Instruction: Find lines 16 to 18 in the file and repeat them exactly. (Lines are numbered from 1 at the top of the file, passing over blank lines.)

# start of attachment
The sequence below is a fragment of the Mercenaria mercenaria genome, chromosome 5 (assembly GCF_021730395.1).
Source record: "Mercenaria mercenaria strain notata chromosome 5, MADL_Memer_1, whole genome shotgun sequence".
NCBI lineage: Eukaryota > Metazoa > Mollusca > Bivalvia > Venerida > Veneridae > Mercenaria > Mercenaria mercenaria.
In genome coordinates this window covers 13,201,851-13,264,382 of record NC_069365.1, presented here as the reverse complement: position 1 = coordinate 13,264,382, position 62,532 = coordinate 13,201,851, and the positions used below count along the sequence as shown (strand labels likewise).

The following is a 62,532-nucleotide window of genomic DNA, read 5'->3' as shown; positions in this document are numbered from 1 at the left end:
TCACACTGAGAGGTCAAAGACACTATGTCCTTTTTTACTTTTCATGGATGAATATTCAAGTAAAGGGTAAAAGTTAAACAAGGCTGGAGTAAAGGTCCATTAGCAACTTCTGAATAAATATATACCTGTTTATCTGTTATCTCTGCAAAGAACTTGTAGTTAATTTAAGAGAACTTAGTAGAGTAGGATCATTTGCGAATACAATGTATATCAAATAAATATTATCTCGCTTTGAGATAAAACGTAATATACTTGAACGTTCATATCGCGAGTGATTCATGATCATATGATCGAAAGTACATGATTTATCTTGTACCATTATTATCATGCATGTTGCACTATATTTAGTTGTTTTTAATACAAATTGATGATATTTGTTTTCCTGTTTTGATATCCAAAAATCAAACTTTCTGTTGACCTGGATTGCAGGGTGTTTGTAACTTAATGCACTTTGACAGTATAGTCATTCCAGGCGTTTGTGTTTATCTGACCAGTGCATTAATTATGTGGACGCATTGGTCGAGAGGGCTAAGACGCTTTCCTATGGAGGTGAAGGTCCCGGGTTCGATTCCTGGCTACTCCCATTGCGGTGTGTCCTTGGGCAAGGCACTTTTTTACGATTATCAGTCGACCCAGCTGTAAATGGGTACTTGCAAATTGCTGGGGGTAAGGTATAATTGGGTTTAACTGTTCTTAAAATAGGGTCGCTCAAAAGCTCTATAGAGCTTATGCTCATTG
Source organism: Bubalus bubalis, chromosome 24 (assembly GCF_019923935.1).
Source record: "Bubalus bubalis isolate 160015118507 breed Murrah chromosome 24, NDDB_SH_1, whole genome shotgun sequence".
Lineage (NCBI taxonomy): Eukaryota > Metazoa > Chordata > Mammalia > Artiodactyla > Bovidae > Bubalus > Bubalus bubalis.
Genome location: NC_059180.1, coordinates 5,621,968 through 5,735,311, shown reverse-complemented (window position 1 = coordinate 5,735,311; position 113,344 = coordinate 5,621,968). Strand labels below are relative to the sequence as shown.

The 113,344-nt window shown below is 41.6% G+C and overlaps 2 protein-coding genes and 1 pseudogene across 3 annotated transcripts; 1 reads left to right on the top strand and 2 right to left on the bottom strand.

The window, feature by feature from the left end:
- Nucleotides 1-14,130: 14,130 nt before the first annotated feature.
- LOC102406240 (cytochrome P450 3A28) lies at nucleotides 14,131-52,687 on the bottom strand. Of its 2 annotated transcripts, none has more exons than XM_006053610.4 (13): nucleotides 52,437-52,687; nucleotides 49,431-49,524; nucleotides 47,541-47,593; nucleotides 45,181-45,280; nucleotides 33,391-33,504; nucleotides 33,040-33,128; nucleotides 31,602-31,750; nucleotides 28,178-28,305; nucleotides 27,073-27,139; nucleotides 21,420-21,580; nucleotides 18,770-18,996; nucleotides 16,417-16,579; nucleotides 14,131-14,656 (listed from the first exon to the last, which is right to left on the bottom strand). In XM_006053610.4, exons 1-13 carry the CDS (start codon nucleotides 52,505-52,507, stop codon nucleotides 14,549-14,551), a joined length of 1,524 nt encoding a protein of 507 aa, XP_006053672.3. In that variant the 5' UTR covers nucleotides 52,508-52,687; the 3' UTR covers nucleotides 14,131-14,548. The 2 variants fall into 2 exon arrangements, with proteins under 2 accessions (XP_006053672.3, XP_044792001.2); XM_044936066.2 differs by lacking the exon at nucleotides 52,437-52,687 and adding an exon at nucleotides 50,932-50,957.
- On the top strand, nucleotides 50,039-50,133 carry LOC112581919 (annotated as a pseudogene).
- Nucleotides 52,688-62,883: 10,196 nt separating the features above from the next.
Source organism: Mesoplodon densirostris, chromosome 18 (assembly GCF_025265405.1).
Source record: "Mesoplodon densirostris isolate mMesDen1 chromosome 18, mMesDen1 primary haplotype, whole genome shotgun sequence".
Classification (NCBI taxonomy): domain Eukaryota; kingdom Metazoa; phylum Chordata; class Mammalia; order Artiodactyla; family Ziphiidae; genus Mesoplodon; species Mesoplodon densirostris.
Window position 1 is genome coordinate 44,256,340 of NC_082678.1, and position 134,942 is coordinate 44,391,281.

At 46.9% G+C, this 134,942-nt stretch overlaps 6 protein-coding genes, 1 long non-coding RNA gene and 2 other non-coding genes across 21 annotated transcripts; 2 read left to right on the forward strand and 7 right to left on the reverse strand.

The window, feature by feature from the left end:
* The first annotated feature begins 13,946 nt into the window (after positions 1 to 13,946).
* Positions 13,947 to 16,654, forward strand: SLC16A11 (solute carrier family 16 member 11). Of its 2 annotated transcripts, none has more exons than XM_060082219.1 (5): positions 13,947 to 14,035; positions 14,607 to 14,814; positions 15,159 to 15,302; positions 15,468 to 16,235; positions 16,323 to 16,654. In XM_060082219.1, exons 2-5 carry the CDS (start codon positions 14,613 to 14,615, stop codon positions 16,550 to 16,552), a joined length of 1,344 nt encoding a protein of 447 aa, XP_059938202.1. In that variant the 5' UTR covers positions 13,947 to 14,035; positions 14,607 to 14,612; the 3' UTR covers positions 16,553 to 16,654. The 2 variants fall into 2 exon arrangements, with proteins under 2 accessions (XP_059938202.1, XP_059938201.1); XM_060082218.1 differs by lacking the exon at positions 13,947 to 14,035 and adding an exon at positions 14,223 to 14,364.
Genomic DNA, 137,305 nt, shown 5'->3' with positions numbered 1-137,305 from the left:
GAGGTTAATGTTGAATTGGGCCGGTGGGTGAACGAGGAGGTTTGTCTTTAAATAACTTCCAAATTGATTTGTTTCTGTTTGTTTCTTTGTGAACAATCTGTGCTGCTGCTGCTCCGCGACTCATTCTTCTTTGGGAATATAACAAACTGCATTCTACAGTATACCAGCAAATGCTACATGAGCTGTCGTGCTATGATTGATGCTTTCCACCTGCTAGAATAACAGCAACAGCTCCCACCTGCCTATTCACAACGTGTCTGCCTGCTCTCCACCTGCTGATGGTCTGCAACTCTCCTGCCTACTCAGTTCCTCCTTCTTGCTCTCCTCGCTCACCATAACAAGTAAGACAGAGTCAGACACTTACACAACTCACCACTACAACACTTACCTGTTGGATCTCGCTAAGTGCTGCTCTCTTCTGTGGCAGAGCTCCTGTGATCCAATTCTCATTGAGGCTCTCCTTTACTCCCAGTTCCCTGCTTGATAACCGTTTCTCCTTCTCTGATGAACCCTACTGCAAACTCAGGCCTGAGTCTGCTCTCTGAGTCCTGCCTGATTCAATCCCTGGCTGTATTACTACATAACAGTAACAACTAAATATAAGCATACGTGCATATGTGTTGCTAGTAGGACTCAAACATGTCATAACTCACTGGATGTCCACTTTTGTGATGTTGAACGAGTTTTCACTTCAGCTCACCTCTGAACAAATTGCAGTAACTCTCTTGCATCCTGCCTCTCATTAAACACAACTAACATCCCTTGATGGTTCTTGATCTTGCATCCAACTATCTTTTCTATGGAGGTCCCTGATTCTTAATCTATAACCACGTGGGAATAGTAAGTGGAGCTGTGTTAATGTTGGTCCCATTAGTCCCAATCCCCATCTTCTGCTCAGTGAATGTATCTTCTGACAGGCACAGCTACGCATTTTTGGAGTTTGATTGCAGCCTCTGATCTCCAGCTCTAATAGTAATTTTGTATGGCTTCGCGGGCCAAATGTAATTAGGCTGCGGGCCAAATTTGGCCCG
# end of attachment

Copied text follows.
- Nucleotides 52,688-62,883: 10,196 nt separating the features above from the next.
Source organism: Mesoplodon densirostris, chromosome 18 (assembly GCF_025265405.1).
Source record: "Mesoplodon densirostris isolate mMesDen1 chromosome 18, mMesDen1 primary haplotype, whole genome shotgun sequence".